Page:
It’s been a challenging month for working Pennsylvanians: the Supreme Court struck down the federal eviction moratorium; expanded pandemic unemployment benefits are ending; Hurricane Ida devastated our communities. But there are also still an unprecedented number of support programs available to help families get back on their feet. This is what we, as elected officials, should be doing right now: supporting working families as best we can. I wanted to take a few minutes and highlight some of the resources available to Pennsylvanians.
If you’re struggling to afford housing: Pennsylvania currently has hundreds of millions in Emergency Rental Assistance Program (ERAP) funding still available. Who qualifies for this funding? There’s a good chance that you do – any household where one or more people have qualified for unemployment benefits, had a decrease in income, had increased household costs, or experienced other financial hardship due directly or indirectly to the COVID-19 pandemic; the household is at risk of housing instability; and the household has an income at or below 80 percent of the Area Median Income (AMI) qualifies. And ERAP covers more than just next month’s rent – assistance can help pay housing-related expenses for up to 12 months accrued on or after March 13, 2020. ERAP can also cover costs from utilities like electricity, gas, water, sewer, and trash removal, and even other expenses related to housing, like relocation expenses, rental fees, and internet services. You can apply for ERAP at DHS.pa.gov/ERAP.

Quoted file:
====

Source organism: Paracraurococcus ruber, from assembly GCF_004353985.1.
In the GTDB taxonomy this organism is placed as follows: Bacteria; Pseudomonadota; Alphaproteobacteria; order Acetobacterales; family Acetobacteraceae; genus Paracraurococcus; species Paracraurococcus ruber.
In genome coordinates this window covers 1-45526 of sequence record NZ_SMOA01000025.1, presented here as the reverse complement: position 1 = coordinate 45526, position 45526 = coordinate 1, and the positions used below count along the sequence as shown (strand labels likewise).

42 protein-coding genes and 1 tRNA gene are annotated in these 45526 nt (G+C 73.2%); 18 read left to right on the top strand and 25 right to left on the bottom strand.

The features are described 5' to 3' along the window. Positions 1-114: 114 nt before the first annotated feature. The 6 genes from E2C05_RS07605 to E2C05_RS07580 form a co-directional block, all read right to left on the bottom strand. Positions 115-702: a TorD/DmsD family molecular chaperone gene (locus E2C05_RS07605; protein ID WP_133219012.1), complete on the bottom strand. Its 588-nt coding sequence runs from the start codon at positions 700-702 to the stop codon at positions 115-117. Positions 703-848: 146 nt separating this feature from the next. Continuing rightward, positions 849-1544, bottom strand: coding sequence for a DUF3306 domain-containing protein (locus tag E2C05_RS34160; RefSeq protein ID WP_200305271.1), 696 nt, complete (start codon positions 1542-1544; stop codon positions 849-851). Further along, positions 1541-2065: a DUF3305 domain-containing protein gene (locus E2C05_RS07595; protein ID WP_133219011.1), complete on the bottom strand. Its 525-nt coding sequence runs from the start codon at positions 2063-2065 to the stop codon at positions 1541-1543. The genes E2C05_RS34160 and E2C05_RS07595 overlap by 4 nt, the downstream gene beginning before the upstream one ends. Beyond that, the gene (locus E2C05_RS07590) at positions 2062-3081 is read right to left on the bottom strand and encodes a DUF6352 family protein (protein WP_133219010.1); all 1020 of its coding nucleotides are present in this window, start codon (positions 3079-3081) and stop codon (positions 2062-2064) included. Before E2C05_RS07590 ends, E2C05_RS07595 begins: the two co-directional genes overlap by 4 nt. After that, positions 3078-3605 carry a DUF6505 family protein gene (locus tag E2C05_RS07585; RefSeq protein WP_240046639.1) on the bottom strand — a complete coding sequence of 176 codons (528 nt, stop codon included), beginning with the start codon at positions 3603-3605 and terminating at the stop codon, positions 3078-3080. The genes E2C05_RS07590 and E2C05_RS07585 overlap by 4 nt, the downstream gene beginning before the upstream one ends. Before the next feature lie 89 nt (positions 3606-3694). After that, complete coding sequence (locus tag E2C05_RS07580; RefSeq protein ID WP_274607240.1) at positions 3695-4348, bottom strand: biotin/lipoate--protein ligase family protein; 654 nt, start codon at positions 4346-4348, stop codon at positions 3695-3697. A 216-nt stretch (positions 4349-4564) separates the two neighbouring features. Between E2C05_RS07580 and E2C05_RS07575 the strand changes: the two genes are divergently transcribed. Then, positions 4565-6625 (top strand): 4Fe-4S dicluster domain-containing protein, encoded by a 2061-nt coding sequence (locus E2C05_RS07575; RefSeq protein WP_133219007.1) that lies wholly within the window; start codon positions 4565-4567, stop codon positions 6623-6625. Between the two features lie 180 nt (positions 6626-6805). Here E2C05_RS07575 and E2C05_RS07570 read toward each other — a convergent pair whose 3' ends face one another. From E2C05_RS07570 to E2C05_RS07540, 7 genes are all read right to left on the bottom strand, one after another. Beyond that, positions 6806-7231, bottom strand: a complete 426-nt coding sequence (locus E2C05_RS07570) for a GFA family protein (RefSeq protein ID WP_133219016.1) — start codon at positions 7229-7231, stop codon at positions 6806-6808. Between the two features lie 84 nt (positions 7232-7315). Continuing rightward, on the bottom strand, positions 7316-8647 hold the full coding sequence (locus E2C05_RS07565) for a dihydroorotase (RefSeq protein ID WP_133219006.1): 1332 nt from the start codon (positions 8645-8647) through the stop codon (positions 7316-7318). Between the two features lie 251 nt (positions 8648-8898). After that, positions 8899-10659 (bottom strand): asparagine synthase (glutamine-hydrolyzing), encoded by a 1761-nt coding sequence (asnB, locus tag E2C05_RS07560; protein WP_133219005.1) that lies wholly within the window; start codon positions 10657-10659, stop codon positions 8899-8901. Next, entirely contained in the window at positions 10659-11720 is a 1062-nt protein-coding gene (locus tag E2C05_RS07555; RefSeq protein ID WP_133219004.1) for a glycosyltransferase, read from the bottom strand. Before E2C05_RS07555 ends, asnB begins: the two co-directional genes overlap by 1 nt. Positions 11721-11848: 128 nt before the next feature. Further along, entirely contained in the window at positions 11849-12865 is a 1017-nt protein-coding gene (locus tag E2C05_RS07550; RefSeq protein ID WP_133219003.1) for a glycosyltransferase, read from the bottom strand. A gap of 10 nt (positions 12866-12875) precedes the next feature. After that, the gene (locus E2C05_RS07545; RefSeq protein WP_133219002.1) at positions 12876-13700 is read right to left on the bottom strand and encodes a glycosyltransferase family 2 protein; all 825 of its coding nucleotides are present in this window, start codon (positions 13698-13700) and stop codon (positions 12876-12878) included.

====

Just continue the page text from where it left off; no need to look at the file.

If you don’t have access to the internet: the Emergency Broadband Benefit (EBB) is a new program to provide this essential utility. EBB is a federally-funded program to make sure everyone can afford internet access during the pandemic. Households that have an income below 135% of the poverty line; has SNAP or Medicaid; receives free or reduced lunch; received a Federal Pell Grant; or experienced a substantial loss of income due to COVID qualifies for these benefits. You can apply for EBB at GetEmergencyBroadband.org.
If you’re struggling with mental health: the pandemic has only exacerbated mental health struggles and the stressors that lead to them. If you’re struggling with mental health, you can always call the Suicide Prevention Lifeline at 1-800-273-8255, or text the Crisis Text Line at 741741. You can also reach the PA Support and Referral Hotline at 1-855-284-2494, to get information about treatment options near you. Pennsylvania also a free hotline for individuals struggling with drug addiction. Call 1-800-662-HELP for information about recovery options near you.
If you’re in need of food: the Chester County Food Bank has distribution sites and options across Chester County, for individuals in need of food and hot meals. The Delaware County Interfaith Food Assistance Network has a list of daily food distribution sites across the county. Additionally, qualifying individuals should reach out to their local elected official for information about SNAP and WIC benefits.
These programs demonstrate what our government can, and should, do for Pennsylvanians. Many of us are weathering unprecedented financial and personal challenges. We have $5 billion in American Rescue Plan funding still available – that funding could be going back into Pennsylvanians’ pockets, and help create real, long-term support systems for working families. But right now, if you’re struggling, help is available. I want to make sure everyone can get back on their feet.
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